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Toshiba and Orange test quantum encryption on traditional network

Researchers used QKD on a fibre-optic network spanning 184km to show how the technology could be used to secure networks cost-effectively

Toshiba and Orange have carried out an experiment to test quantum-safe networking that could be applied in existing fibre optic networks.

The two companies announced they have conducted a detailed series of successful evaluations that delivered quantum key distribution (QKD) coexisting alongside conventional dense wavelength-division multiplexing (DWDM) data signals. They also showed 400Gbps quantum secure data transmission with QKD encryption over a 184km fibre link.

According to Toshiba and Orange, the lab evaluations replicated the network architectures, data transmission and multiplexing schemes currently in use, and showed that today’s networks and data can easily and practically be protected from attack by quantum computers.

QKD uses the quantum properties of light to generate and propagate quantum bits used to establish secure keys. This provides protection against key theft threats.

The two companies said that ongoing evaluations, which began earlier this year, show that QKD-secured signals can coexist with classical data transmissions on the same fibre network and demonstrate how QKD technology can be deployed on today’s existing fibre networks alongside existing classical data services. Using QKD on existing fibre networks with QKD transmission offers significant cost savings and increased deployment speed, according to Toshiba and Orange, as it removes the need to use dedicated fibres for QKD transmission.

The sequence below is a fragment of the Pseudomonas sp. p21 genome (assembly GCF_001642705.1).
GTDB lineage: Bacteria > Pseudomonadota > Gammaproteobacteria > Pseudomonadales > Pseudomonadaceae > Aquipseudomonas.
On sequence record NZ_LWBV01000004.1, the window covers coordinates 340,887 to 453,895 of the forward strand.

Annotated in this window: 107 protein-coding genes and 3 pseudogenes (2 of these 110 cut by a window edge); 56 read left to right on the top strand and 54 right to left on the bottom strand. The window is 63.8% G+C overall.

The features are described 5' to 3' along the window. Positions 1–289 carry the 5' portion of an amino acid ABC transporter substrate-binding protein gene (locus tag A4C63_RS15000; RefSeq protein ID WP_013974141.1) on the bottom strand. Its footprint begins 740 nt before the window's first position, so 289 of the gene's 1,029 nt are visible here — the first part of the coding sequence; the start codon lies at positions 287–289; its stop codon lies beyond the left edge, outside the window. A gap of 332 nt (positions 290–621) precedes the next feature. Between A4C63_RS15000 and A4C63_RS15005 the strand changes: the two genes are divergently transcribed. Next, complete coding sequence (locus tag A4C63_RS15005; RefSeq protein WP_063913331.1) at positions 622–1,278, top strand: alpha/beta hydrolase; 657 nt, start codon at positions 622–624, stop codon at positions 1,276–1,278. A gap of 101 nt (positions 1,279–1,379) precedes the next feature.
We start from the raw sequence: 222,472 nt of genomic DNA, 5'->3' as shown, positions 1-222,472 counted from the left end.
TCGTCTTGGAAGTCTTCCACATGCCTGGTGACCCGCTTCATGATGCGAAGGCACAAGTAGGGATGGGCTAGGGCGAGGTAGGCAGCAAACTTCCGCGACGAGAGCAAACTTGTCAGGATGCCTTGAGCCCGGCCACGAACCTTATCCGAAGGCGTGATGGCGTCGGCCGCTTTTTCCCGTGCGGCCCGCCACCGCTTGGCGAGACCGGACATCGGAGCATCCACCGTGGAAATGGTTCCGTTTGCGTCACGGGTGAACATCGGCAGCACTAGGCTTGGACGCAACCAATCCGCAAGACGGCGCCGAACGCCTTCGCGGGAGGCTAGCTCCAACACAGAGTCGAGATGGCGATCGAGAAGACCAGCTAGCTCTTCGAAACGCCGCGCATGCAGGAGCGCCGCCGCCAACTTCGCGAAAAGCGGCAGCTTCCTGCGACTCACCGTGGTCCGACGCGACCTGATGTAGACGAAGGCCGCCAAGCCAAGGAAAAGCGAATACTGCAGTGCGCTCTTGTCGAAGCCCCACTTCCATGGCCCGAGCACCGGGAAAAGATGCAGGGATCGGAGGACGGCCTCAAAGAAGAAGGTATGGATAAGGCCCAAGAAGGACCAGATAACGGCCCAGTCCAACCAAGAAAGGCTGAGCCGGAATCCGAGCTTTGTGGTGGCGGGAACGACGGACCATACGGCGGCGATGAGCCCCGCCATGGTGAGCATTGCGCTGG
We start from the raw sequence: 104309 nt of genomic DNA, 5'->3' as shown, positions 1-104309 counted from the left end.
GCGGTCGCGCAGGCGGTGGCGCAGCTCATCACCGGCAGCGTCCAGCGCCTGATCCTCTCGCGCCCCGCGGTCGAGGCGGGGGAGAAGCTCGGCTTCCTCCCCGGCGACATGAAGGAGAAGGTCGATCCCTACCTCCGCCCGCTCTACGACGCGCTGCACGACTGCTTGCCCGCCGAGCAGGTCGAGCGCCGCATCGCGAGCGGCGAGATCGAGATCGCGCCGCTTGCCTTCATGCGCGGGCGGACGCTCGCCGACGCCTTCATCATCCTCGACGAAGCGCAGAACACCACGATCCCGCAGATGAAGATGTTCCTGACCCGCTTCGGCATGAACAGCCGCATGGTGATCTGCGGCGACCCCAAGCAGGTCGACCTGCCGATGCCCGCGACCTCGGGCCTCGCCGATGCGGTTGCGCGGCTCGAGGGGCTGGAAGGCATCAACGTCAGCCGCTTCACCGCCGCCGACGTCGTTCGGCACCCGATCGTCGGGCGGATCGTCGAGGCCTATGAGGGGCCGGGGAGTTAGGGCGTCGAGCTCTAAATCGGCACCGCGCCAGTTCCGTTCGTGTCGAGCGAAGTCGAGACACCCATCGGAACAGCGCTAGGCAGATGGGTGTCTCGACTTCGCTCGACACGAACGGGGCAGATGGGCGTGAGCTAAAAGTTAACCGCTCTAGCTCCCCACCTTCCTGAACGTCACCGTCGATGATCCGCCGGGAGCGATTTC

Following the success of this first phase of evaluations, Toshiba and Orange said they ran further experiments aiming to evaluate QKD deployment in a more complex architecture emulating current fibre network deployments. They said researchers set up a 184km-long network, consisting of three QKD links deployed over sections of standard single-mode fibre and two trusted nodes, representing a typical metro-based fibre network.
Each section of the 184km three-link QKD network was equipped with Toshiba’s commercial QKD systems, with quantum-secure encrypted data transmission of a 100Gbps tributary encapsulated in a 400Gbps channel, reflecting transfer rates commonly used in commercial settings.

Read more about QKD

  • We look at what progress is being made to ensure digital communications remain secure as quantum computers make an entrance.
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As part of the evaluation, Toshiba and Orange tested two different types of QKD technology in the end-to-end system. Two 67km sections used Toshiba’s Long-Distance QKD technology, which uses two fibres to carry both quantum and classical signals, while one 50km section used Toshiba’s Multiplexed (MU) QKD technology on which the quantum channel co-propagates with the data channels.

Laurent Leboucher, group chief technology officer and senior vice-president at Orange Innovation Networks, said: “Our last work demonstrates that quantum key distribution can be integrated into existing regional network infrastructures, marking a significant advancement in quantum-secure communications. Working with Toshiba was essential to demonstrate that such innovations could benefit our customers.”

Last year, HSBC joined the BT and Toshiba commercial quantum-secure metro network, connecting its global HQ in Canary Wharf and a datacentre in Berkshire. The quantum-secure transmission test involved sending data over fibre-optic cables between its global HQ in Canary Wharf and the datacentre.

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